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Mail Tribune 100, May 16, 1919

The following news items were drawn from the archives of the Mail Tribune 100 years ago.

May 16, 1919


Workmen are busy getting ready the new free auto camp ground for tourists passing thru the city that is being established by the Jackson County Business Men’s association in the rear and at the north side of the Natatorium. The establishment of this resort will, it is estimated, result in motor tourists spending at least $1,000 a month with Medford merchants this summer and fall. Heretofore thru lack of suitable camping accommodations the tourists have passed by the city in both directions to go to the Ashland park camp ground or similar places north of the city. The new grounds will be ready for tourists by the first of next week.

The grounds surrounding the Natatorium are being thoroly cleaned up, the grass has been cut, the old hitching racks torn out and lunch tables and benches are being placed. Gas cooking plates, a water system and a telephone booth are among the other improvements, while the camp ground has been fenced off from the rear yards of the South Riverside homes. The toilet arrangements of the Natatorium have been obtained for use in connection with the camp ground.

Altogether the commodious camp ground with its plentiful shade, close proximity to the stores and locations along Bear creek will prove a very inviting place for the tourists and represents a long felt want in the city. For a week past motor tourists passing thru the city have used the location for a stopping place despite its hitherto somewhat uninviting appearance. A large tourist patronage is predicted thruout the season.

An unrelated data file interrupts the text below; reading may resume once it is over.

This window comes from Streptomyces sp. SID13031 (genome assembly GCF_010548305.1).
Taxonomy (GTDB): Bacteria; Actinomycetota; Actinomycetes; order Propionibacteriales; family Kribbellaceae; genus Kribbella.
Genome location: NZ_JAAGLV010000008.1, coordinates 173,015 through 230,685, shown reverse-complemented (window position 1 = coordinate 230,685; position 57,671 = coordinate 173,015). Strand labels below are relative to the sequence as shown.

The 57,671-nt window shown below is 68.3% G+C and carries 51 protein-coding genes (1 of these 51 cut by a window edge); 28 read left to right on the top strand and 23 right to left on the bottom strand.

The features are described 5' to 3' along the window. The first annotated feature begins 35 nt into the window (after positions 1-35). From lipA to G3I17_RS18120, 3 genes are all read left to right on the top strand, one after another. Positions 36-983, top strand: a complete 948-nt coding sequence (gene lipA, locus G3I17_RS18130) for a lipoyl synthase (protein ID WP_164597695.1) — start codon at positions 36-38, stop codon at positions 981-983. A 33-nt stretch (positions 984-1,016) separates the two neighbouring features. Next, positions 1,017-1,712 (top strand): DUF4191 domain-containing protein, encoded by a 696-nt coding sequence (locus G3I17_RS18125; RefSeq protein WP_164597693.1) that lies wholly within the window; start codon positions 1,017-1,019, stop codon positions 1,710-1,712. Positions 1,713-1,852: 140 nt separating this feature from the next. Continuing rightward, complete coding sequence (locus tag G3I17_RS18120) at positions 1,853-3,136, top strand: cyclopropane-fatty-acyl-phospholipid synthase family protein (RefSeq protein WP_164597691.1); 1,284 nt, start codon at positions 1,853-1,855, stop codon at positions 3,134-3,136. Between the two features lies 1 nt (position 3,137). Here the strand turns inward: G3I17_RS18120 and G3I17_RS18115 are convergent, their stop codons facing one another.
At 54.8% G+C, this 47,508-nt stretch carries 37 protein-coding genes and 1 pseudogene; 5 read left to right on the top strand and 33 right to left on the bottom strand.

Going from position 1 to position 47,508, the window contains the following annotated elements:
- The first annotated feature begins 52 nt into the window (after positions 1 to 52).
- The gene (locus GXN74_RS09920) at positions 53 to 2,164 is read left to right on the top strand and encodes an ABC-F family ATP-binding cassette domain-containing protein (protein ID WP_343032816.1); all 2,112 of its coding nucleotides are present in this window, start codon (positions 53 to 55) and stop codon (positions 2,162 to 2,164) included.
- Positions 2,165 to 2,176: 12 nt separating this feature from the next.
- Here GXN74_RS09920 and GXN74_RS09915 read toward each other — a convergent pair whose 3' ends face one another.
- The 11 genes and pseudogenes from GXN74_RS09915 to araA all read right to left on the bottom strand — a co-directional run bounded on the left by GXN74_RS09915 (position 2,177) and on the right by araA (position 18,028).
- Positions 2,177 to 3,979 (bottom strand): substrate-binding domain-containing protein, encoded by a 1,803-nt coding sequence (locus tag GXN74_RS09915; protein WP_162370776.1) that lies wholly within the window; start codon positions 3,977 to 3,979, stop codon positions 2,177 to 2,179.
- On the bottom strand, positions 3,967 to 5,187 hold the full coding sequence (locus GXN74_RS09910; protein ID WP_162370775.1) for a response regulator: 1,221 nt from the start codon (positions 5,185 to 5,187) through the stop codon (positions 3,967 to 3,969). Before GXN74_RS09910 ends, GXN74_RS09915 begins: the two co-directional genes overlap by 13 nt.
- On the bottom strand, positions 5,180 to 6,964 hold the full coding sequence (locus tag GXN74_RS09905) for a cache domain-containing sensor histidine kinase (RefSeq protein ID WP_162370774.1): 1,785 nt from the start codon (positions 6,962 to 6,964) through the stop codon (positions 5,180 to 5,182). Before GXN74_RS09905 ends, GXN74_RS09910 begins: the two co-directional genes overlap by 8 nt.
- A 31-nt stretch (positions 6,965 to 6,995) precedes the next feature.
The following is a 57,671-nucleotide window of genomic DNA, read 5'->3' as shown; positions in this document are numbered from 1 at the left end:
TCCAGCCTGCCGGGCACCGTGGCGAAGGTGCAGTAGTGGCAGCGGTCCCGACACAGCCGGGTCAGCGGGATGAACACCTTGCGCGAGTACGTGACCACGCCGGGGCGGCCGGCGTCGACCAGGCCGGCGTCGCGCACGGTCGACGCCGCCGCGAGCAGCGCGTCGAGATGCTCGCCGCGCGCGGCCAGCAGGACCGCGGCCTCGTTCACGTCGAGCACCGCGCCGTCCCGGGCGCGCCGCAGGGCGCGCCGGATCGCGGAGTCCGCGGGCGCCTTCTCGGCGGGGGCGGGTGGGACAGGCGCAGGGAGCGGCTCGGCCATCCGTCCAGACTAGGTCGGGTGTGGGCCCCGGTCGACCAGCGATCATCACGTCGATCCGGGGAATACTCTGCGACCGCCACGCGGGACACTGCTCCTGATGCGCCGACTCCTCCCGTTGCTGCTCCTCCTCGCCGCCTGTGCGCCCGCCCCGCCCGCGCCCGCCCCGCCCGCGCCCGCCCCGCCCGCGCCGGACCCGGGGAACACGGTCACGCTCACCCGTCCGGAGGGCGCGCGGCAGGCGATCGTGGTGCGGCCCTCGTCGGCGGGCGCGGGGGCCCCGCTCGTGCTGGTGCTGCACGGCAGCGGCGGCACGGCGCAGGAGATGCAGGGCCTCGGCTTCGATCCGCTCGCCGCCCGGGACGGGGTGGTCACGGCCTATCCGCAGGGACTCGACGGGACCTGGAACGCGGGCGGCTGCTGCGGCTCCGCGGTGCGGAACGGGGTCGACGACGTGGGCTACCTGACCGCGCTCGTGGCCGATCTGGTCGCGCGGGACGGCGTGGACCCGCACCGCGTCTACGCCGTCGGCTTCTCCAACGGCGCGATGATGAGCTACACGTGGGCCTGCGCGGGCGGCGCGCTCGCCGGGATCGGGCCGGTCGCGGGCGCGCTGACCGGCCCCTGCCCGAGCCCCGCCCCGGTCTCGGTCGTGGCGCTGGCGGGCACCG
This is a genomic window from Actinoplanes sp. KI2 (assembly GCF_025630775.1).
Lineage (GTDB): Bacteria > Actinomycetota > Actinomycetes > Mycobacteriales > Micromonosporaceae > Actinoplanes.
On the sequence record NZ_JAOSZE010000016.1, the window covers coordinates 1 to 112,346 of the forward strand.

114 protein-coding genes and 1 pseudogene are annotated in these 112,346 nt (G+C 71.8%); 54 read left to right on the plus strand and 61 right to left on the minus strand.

Sunday night at 8 o’clock in the First Presbyterian church, W. W. Dillon, Y. M. C. A. secretary returned from France, is to speak on the war experiences over there. The growing feeling of distrust and criticism in the community that has grown out of reports of returned soldiers and letters written from the front makes this an opportune time for men who are disturbed and those who have real grievances to get together and talk the matter over. Mr. Dillon speaks out of active and varied experience for he was first camp secretary at Vancouver, Wash., thence to France where he served in the 42nd division and the 77th. While with the latter he was severely wounded during the operations in the Chateau Thierry sector when the Germans bombed and destroyed the hut in which he was serving.

After a period spent in the hospitals as the result of this wound he went into the Argonne fight and was in the front from October until November.

Mr. Dillon invites all who are interested either as men who contributed at home or those who returned from service abroad to hear him Sunday night and at that time he will cheerfully answer and explain the tide of criticism that surges just now about the Y. M. C. A. Mr. Dillon gave an interesting talk this noon at the Commercial club luncheon at the Hotel Holland.

News from 100 years ago